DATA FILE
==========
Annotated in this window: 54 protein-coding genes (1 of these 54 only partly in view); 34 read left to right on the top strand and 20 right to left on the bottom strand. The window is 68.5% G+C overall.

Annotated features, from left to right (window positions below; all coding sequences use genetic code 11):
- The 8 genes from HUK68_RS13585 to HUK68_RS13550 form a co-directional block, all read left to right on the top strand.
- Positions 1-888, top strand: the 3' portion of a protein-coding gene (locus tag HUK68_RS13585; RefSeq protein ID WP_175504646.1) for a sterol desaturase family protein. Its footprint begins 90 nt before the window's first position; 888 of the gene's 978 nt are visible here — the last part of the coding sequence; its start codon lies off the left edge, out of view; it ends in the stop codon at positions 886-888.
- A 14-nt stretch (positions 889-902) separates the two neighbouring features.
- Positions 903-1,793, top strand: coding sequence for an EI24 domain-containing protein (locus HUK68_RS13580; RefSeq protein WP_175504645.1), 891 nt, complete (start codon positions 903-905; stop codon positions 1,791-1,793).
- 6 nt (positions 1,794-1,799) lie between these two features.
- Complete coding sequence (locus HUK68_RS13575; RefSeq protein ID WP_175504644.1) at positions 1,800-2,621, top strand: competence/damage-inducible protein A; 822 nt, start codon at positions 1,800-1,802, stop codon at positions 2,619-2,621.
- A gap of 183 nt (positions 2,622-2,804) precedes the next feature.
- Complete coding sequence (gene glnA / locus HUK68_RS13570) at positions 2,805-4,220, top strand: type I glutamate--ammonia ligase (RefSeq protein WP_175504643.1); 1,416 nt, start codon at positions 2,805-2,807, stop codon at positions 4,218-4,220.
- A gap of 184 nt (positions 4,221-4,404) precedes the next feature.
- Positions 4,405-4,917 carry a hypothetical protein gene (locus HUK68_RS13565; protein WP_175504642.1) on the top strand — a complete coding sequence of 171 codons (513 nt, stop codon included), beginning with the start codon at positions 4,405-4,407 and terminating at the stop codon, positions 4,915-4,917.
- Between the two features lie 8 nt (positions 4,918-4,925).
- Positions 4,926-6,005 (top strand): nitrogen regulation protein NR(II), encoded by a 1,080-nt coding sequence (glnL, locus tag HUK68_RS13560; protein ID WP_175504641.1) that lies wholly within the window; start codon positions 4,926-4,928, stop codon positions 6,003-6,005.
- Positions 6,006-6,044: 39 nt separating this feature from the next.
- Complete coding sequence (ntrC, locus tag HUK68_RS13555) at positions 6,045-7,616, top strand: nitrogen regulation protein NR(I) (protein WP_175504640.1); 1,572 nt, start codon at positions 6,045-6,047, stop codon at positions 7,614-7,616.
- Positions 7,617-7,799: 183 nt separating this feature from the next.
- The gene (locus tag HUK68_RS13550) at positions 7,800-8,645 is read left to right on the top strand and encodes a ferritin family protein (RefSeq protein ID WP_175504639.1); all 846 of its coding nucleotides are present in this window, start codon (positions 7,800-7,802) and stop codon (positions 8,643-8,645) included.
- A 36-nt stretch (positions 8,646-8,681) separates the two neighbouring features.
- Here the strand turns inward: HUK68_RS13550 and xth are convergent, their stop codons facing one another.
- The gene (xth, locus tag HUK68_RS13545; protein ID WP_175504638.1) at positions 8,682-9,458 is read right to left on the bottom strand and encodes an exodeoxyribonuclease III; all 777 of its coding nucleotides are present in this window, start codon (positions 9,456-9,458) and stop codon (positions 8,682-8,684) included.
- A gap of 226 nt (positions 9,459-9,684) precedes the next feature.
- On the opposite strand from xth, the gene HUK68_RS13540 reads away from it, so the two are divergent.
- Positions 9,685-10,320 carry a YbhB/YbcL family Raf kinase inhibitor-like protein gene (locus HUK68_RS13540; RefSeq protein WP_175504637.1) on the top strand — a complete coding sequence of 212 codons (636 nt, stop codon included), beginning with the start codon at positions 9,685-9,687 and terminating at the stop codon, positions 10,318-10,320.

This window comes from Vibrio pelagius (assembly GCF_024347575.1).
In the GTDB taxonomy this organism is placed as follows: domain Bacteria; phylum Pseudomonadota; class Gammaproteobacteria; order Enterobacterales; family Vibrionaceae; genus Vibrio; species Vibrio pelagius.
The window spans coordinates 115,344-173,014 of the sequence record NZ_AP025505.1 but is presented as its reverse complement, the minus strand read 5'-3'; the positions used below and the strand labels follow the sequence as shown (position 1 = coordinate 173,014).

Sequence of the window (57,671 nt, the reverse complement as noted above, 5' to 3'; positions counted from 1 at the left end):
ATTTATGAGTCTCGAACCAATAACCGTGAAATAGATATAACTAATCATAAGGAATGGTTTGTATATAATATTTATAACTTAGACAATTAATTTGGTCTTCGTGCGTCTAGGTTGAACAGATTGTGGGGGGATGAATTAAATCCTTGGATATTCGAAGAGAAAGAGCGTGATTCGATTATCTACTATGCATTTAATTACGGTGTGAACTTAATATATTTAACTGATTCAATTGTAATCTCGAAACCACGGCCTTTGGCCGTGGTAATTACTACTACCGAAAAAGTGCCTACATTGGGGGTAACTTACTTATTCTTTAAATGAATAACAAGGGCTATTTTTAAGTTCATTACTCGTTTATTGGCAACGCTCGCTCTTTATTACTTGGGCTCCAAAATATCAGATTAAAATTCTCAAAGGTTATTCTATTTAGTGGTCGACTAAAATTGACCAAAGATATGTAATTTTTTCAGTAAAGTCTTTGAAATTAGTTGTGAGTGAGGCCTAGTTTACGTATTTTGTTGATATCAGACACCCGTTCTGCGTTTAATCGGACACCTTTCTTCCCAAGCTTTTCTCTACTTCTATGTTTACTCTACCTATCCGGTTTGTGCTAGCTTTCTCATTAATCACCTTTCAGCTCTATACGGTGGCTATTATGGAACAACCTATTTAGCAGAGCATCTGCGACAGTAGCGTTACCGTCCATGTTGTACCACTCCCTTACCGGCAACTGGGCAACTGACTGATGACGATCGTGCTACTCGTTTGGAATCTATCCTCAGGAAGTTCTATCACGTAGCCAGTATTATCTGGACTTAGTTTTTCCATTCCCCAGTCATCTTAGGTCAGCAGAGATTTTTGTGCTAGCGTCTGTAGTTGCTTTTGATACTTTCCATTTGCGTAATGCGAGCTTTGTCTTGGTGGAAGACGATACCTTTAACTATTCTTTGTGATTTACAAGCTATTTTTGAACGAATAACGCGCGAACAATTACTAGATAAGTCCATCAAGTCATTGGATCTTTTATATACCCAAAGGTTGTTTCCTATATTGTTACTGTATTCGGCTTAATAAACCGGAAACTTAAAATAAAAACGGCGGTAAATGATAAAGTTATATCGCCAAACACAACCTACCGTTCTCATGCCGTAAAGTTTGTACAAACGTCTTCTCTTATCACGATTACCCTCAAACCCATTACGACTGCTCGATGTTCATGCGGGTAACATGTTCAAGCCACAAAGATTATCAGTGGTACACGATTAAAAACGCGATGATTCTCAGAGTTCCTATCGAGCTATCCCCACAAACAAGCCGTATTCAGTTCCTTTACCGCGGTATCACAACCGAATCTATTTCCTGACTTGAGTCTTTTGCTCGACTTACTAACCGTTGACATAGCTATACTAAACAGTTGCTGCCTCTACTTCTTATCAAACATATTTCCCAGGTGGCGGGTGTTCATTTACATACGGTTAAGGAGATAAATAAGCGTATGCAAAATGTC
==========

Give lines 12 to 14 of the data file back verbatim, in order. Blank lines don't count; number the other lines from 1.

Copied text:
- Positions 4,405-4,917 carry a hypothetical protein gene (locus HUK68_RS13565; protein WP_175504642.1) on the top strand — a complete coding sequence of 171 codons (513 nt, stop codon included), beginning with the start codon at positions 4,405-4,407 and terminating at the stop codon, positions 4,915-4,917.
- Between the two features lie 8 nt (positions 4,918-4,925).
- Positions 4,926-6,005 (top strand): nitrogen regulation protein NR(II), encoded by a 1,080-nt coding sequence (glnL, locus tag HUK68_RS13560; protein ID WP_175504641.1) that lies wholly within the window; start codon positions 4,926-4,928, stop codon positions 6,003-6,005.